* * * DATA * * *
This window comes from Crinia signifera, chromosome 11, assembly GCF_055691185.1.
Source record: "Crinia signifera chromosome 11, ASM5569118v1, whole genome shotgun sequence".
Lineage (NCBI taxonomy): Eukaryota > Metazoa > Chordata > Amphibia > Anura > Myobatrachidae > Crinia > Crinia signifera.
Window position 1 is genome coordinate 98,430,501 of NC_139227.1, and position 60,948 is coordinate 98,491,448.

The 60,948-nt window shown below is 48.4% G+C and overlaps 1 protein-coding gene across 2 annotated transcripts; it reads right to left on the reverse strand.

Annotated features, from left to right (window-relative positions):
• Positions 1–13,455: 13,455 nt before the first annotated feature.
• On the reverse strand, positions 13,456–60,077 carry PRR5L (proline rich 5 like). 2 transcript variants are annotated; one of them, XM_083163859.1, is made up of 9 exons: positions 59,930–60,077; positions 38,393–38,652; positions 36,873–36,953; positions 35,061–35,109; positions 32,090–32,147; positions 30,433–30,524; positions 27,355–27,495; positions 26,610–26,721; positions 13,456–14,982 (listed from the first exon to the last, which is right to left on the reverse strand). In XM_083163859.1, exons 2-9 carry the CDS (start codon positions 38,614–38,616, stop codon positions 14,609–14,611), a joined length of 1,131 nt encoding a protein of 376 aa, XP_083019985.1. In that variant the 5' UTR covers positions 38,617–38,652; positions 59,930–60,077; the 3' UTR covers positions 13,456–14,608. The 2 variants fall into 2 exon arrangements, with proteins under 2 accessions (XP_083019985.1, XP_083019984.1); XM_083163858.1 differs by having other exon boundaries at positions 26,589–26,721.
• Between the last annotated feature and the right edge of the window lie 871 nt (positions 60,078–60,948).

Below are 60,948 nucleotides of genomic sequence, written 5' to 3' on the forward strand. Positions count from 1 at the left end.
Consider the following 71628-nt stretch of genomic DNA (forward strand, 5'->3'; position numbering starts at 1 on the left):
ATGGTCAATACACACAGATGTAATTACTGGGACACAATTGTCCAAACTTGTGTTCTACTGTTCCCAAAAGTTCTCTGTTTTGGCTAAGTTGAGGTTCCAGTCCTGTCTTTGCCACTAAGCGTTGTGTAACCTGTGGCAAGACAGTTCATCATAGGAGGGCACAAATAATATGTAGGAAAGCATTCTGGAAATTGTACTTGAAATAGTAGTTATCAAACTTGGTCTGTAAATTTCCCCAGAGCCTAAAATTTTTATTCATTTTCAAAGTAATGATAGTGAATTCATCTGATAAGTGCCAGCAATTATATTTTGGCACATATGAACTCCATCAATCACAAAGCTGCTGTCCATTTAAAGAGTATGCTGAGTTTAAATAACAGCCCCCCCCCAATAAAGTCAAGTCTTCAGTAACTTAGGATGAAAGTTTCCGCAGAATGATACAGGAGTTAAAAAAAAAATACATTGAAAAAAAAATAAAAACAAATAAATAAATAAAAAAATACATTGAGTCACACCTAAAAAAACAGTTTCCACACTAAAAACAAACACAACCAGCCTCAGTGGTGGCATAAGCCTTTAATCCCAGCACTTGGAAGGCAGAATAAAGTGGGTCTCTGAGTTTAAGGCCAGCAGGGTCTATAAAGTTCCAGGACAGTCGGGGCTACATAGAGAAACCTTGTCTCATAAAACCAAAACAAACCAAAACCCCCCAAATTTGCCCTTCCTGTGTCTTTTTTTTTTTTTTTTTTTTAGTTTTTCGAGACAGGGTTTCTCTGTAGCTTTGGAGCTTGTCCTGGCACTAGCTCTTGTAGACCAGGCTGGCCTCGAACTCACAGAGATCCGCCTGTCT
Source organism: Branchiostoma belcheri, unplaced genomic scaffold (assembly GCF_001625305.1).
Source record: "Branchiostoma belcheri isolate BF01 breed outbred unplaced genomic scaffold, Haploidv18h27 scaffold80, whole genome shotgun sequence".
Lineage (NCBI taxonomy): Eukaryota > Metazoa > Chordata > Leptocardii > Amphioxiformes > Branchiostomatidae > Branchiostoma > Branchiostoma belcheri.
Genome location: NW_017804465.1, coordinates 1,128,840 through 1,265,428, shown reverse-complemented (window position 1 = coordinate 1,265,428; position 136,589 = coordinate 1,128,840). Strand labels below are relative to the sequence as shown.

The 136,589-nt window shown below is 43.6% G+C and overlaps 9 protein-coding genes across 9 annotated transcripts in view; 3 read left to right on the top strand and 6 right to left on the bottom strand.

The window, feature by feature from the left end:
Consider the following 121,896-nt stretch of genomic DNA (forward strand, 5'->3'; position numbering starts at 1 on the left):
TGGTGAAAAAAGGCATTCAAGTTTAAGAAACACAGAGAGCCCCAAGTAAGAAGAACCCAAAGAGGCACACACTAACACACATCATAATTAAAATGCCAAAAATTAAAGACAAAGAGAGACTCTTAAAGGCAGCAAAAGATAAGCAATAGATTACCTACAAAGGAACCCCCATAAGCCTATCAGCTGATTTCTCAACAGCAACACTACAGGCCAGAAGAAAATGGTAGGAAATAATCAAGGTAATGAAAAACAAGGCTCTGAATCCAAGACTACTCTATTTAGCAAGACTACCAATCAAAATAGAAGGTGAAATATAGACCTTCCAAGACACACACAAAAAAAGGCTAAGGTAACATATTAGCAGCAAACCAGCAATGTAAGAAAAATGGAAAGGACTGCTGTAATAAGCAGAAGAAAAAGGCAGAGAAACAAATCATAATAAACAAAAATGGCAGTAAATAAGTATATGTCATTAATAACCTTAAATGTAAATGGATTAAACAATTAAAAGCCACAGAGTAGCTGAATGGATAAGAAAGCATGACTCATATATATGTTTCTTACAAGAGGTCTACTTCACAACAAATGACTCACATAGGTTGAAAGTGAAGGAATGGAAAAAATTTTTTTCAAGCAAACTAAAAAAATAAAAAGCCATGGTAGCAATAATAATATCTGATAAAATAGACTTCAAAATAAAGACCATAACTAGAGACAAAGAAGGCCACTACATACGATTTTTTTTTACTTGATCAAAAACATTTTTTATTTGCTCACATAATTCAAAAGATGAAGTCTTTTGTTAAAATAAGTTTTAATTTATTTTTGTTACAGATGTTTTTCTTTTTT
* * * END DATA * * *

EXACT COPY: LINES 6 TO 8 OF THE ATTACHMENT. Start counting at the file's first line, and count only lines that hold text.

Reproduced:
Annotated features, from left to right (window-relative positions):
• Positions 1–13,455: 13,455 nt before the first annotated feature.
• On the reverse strand, positions 13,456–60,077 carry PRR5L (proline rich 5 like). 2 transcript variants are annotated; one of them, XM_083163859.1, is made up of 9 exons: positions 59,930–60,077; positions 38,393–38,652; positions 36,873–36,953; positions 35,061–35,109; positions 32,090–32,147; positions 30,433–30,524; positions 27,355–27,495; positions 26,610–26,721; positions 13,456–14,982 (listed from the first exon to the last, which is right to left on the reverse strand). In XM_083163859.1, exons 2-9 carry the CDS (start codon positions 38,614–38,616, stop codon positions 14,609–14,611), a joined length of 1,131 nt encoding a protein of 376 aa, XP_083019985.1. In that variant the 5' UTR covers positions 38,617–38,652; positions 59,930–60,077; the 3' UTR covers positions 13,456–14,608. The 2 variants fall into 2 exon arrangements, with proteins under 2 accessions (XP_083019985.1, XP_083019984.1); XM_083163858.1 differs by having other exon boundaries at positions 26,589–26,721.